Horsetail

Scientific Name/Common Name: Equisetum arvense / Horsetail

Part(s) Used: Aerial portions

Constituents/Active Ingredients: More than 10% inorganic compounds, two-thirds of which are silicic acid (10% in the form of water soluble orthosilicic acid) and potassium salts. Horsetail also contains significant levels of selenium, manganese, and magnesium. Flavonoids are also abundant in horsetail, including: apigenin, luteolin, quercetin, and genkwanin. Other compounds include: alkaloids (nicotine and spermidine); polyenic acids and rare dicarboxylic acids (i.e. equisetolic acid); saponins including equisetonin; and phenol-carboxylic acids including caffeic acid.  

Overview: Horsetail, also known as scouring rush and bottle brush, was traditionally used in Europe and is approved by the Commission E as a diuretic to treat edema (water retention) and to treat urinary tract problems including gravel. Horsetail also served as a food for many First Nations Peoples and the roots were traditionally given to teething babies. American Indians also used the tea as a diuretic to treat kidney gravel, urinary incontinence, and to treat constipation. Horsetail extract is used medicinally to stimulate healing of broken bones, treat connective tissue injuries, and to promote healthy hair, skin, and nails. The essential element, silicon, is present in very large amounts in horsetail. Because silica is essential for growth and healing and is a major constituent of bones, cartilage, connective tissue, and skin, horsetail is recommended to prevent and treat disorders pertaining to these areas of the body.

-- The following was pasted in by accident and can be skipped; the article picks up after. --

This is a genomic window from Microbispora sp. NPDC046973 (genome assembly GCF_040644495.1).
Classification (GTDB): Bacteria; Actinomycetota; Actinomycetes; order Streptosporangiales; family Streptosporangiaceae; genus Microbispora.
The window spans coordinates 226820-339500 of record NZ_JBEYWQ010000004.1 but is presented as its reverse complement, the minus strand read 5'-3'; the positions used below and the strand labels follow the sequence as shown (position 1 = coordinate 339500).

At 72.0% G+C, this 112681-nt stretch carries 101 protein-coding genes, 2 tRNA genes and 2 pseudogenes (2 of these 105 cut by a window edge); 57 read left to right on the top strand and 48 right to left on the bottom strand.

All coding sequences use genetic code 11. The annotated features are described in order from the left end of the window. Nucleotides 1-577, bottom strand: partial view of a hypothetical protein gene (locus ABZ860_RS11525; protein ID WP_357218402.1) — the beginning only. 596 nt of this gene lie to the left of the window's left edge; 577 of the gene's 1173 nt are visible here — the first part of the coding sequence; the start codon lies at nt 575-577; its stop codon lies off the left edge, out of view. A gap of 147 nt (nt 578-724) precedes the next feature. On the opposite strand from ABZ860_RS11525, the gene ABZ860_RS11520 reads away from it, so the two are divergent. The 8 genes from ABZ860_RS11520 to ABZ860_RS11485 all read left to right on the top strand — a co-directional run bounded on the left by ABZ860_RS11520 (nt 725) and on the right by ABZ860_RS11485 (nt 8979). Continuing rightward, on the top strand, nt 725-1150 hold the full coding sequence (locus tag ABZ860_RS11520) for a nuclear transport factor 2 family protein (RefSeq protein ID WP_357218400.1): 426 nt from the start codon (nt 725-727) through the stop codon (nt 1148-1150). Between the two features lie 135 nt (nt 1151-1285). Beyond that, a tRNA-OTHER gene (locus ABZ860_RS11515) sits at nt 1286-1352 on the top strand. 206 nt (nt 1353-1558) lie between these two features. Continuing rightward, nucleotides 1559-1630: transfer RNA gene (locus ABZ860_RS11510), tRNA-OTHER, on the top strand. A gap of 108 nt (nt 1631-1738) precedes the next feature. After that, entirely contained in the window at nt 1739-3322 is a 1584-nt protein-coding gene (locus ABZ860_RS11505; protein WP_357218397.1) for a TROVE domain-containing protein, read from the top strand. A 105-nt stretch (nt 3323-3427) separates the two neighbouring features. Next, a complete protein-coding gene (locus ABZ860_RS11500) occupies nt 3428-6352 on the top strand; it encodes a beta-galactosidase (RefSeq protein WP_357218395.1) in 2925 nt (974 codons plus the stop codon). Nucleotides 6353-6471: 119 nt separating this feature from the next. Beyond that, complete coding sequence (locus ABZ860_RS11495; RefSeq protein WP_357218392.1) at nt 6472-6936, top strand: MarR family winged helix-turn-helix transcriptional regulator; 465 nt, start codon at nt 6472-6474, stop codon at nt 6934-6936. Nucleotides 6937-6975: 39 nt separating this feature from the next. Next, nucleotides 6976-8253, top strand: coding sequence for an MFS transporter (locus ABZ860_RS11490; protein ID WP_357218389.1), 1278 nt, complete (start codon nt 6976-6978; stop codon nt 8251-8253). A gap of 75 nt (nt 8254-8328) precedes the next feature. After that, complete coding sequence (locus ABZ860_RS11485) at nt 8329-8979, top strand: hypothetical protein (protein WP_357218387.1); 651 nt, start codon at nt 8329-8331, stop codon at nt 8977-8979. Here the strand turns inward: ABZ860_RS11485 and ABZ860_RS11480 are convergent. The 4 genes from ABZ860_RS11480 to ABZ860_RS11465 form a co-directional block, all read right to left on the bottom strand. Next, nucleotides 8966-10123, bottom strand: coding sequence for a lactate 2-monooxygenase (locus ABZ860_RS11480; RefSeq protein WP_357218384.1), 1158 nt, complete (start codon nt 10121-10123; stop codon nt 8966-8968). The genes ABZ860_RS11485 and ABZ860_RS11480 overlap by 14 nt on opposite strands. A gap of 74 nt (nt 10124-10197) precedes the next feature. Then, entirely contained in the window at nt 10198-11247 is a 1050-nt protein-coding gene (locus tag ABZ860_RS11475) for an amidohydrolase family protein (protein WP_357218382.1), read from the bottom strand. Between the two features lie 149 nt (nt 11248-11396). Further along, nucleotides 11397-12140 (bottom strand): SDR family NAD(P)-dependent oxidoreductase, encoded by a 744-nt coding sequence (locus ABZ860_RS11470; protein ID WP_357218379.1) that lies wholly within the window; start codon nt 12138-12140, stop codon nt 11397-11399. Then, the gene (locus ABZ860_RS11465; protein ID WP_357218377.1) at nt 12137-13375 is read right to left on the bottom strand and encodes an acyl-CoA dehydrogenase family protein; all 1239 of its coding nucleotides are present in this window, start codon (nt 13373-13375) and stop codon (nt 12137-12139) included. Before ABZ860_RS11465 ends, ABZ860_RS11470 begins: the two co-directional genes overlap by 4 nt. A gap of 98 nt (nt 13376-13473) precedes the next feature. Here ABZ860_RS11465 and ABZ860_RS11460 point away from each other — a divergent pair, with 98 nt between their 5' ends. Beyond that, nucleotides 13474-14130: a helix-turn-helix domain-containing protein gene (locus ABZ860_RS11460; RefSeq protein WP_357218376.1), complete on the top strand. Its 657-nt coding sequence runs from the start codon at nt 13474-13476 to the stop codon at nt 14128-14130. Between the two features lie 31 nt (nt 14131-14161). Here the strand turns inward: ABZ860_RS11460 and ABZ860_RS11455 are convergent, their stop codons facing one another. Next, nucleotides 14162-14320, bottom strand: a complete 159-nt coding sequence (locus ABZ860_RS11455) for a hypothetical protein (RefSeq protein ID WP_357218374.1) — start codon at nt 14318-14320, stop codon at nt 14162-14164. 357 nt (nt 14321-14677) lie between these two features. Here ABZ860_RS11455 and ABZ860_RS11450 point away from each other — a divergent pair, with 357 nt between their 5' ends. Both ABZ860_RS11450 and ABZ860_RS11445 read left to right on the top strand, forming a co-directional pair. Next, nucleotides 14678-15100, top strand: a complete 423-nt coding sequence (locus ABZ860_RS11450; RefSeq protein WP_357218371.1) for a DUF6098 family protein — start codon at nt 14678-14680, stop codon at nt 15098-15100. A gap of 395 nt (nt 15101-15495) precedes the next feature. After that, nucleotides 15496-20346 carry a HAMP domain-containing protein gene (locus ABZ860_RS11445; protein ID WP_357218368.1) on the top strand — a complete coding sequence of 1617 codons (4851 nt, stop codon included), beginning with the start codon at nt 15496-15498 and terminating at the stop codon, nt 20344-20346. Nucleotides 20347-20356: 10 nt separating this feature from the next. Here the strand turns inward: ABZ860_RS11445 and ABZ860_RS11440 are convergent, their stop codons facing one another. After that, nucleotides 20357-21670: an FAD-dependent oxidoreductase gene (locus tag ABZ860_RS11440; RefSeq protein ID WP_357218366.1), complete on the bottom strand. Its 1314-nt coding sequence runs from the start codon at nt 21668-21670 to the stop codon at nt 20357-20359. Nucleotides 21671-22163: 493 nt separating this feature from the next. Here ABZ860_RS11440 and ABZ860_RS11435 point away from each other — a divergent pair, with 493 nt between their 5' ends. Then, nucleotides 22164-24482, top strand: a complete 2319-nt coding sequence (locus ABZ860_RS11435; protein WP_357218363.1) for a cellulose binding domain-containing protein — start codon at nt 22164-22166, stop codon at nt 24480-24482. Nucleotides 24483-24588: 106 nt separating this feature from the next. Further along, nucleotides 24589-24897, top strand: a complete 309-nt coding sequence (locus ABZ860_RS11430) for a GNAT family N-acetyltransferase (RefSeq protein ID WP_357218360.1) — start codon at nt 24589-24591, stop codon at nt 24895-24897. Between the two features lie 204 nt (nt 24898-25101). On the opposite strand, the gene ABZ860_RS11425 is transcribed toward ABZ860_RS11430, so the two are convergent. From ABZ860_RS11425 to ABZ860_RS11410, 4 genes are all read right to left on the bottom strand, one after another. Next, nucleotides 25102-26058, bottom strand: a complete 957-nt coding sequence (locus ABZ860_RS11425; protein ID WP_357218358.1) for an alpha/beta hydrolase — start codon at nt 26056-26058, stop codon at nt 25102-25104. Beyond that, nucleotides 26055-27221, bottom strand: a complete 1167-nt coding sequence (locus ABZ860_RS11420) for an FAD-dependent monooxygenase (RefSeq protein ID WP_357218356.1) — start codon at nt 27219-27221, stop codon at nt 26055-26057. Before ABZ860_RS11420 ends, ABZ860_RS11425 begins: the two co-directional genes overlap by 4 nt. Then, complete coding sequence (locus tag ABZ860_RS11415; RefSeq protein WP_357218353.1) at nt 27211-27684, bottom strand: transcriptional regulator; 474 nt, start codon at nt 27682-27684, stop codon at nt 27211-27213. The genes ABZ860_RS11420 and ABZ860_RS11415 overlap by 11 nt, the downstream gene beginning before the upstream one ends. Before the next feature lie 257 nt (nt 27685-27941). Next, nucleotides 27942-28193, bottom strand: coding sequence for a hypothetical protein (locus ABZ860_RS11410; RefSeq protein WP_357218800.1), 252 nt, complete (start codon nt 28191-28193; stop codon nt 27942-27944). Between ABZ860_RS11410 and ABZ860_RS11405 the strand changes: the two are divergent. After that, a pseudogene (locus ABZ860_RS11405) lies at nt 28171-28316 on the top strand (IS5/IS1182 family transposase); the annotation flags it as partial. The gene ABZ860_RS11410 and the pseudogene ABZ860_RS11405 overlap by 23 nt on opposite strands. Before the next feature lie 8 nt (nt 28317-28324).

Traditional Use/Benefits/Body Systems: For the urinary system; to support health of connective tissue (hair, skin, nails, teeth, bones, cartilage).

Clinical Studies/Scientific Research/References:

Foster S, and Duke JA. 1990. Horsetail in Medicinal Plants. Houghton Mifflin Co., New York, NY, p. 304. Flynn, R. and Roest, M. 1995.

Traditional plant foods of Canadian indigenous peoples. Nutrition, botany and use. In Food and Nutrition in History and Anthropology Vol. 8. Gordon & Breach Science Publishers, Philadelphia, PA, p. 48.

Wichtl M (ed). 1994. Equiseti herba – Equisetum (English translation by Norman Grainger Bisset). In Herbal Drugs and Phyto-pharmaceuticals. CRC Press, Stuttgart, pp. 188-191.

Disclaimer: This information in our Herbal Encyclopedia is intended only as a general reference for educational purposes. It is not a replacement for medical advice. This content does not provide dosage information, cautions/contraindications, or possible interactions with prescription drugs. Please consult any relevant product labels for detailed information on use and with a medical practitioner for individual health advice.